It can be tough to hire great workers in a tight labor market, especially if you can’t afford to raise wages, as many larger employers are doing. But there are ways to make it work. Here are 9 tips for hiring in a tight labor market:
Workers have options right now. What makes your business unique? Be sure to stress opportunities for learning and advancement. Showcase your brand in your job descriptions, and highlight what you contribute to the community. The more you can make a job sound like the beginning of a meaningful career, the better.
Maybe you can train a new employee instead of requiring experience. Maybe a flexible schedule would work for certain positions. Make sure you’re casting a wide net, and keep an open mind when interviewing.
Consider every possibility when it comes to filling open positions. Could you hire freelancers on a project basis instead of adding a new full-time employee? Could two part-time positions become one full-time position with benefits, or vice versa? Being flexible will give you more options.
In normal times, you might wonder about someone who’s been out of work for a year. But the pandemic created extraordinary circumstances. Many people had to drop out of the workforce to care for young children while schools and daycares were closed. Others were laid off and may have been slow to return to work due to health concerns. Be compassionate and keep an open mind when evaluating candidates with gaps in their resumes.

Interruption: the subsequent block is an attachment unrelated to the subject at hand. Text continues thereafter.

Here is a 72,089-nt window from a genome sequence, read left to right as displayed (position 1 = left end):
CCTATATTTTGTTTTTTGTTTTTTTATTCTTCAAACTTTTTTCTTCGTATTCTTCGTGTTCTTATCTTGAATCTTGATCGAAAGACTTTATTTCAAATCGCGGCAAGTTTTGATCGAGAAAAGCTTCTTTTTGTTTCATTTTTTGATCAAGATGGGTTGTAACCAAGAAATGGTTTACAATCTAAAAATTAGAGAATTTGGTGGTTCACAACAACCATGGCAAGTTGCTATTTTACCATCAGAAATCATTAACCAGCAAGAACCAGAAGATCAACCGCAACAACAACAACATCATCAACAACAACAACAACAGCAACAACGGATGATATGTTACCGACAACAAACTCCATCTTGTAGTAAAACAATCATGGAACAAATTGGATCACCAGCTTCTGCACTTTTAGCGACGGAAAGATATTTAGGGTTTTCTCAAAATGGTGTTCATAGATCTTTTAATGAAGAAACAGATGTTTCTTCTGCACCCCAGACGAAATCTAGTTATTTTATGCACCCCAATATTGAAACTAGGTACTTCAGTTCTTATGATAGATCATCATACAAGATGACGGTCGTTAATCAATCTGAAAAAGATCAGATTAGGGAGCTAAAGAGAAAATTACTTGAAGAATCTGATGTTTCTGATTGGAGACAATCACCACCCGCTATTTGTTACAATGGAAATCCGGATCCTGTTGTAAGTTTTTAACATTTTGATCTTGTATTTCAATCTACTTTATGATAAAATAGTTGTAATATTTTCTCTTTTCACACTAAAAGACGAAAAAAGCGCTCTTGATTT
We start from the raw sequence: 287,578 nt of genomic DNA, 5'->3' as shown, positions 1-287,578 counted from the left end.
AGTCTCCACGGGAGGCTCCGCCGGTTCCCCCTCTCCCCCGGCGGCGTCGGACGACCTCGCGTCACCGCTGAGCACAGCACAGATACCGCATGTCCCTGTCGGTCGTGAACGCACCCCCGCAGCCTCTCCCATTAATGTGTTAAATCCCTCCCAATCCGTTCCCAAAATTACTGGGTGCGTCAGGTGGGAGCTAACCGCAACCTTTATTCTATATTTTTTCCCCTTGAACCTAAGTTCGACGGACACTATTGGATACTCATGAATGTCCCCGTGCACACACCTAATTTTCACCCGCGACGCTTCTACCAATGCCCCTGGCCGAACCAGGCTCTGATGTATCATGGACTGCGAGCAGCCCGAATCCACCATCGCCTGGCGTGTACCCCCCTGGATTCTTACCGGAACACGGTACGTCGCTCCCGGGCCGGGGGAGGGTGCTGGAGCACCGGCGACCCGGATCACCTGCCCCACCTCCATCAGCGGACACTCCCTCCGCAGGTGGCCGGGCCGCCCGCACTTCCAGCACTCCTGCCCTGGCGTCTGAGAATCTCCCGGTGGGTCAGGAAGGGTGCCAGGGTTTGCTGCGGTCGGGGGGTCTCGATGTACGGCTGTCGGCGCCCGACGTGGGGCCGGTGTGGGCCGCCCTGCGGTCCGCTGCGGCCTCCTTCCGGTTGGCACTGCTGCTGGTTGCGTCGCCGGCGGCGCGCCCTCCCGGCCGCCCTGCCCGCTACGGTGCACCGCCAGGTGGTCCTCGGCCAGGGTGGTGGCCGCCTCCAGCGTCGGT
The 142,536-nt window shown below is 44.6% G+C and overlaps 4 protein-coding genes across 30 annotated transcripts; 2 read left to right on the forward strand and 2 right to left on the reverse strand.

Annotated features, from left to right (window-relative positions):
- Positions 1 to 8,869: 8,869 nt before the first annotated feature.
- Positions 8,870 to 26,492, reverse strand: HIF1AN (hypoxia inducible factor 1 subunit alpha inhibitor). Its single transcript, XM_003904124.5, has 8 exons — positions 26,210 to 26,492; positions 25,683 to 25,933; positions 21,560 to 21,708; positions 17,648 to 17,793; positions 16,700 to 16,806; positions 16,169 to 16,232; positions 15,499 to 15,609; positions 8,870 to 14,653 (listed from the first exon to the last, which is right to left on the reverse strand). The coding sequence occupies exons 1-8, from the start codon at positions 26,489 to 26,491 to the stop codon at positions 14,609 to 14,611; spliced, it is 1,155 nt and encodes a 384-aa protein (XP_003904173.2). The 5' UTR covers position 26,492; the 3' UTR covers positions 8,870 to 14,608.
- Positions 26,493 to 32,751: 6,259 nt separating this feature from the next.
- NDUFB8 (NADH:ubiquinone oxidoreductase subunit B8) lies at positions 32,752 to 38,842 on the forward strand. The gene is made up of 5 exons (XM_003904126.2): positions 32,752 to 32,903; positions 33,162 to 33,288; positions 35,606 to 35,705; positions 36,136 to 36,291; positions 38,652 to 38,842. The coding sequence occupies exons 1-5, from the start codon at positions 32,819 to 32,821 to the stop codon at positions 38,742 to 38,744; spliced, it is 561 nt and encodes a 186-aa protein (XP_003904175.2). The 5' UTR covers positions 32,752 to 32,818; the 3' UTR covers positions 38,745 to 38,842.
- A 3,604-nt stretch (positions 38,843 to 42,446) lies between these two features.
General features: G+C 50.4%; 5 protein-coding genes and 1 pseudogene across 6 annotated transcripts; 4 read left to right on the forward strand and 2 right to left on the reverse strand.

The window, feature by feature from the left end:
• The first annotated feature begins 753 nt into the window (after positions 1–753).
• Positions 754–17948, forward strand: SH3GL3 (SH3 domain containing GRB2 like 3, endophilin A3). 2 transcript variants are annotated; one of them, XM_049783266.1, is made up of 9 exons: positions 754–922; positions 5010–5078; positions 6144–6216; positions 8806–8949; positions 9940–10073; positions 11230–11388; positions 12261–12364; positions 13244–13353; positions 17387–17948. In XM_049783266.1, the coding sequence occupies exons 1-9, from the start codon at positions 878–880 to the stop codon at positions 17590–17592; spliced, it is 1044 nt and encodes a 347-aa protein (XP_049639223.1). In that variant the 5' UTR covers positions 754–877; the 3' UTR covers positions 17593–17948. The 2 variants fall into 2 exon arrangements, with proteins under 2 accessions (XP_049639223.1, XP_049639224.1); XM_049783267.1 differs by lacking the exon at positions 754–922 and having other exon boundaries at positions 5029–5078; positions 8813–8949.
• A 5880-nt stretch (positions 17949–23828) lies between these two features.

Do post your open positions on job boards, but also share your opportunities on social media, on your business’ website (create a “careers” page if you don’t already have one), and by word of mouth through your existing employees and loyal customers.
Create a referral program and offer rewards for team members who bring in successful new hires. You could offer gift cards, cash, or other valuable rewards, like an extra paid vacation day, preferential scheduling, or another perk.
At times when jobs are hard to come by, you can afford to focus your interviews only on the applicant’s skills and experience. But in a tight labor market, you should devote some time to wooing the interviewee. Share the passion you bring to your business. Talk about what’s exciting about working with your team and what opportunities your new employee will enjoy.
When you do reject someone for a position, be professional and courteous. And think about keeping in touch—you may have more positions to fill in the coming months, and a near-miss could be an excellent candidate.
Times are tough out there! If you get great service at a local business, take a moment to ask if the person is interested in making a career move. Remember to think outside the box—someone who’s successful in a different type of business might well have transferable skills. Keep it polite and professional, give the person your business card, and hope for the best.
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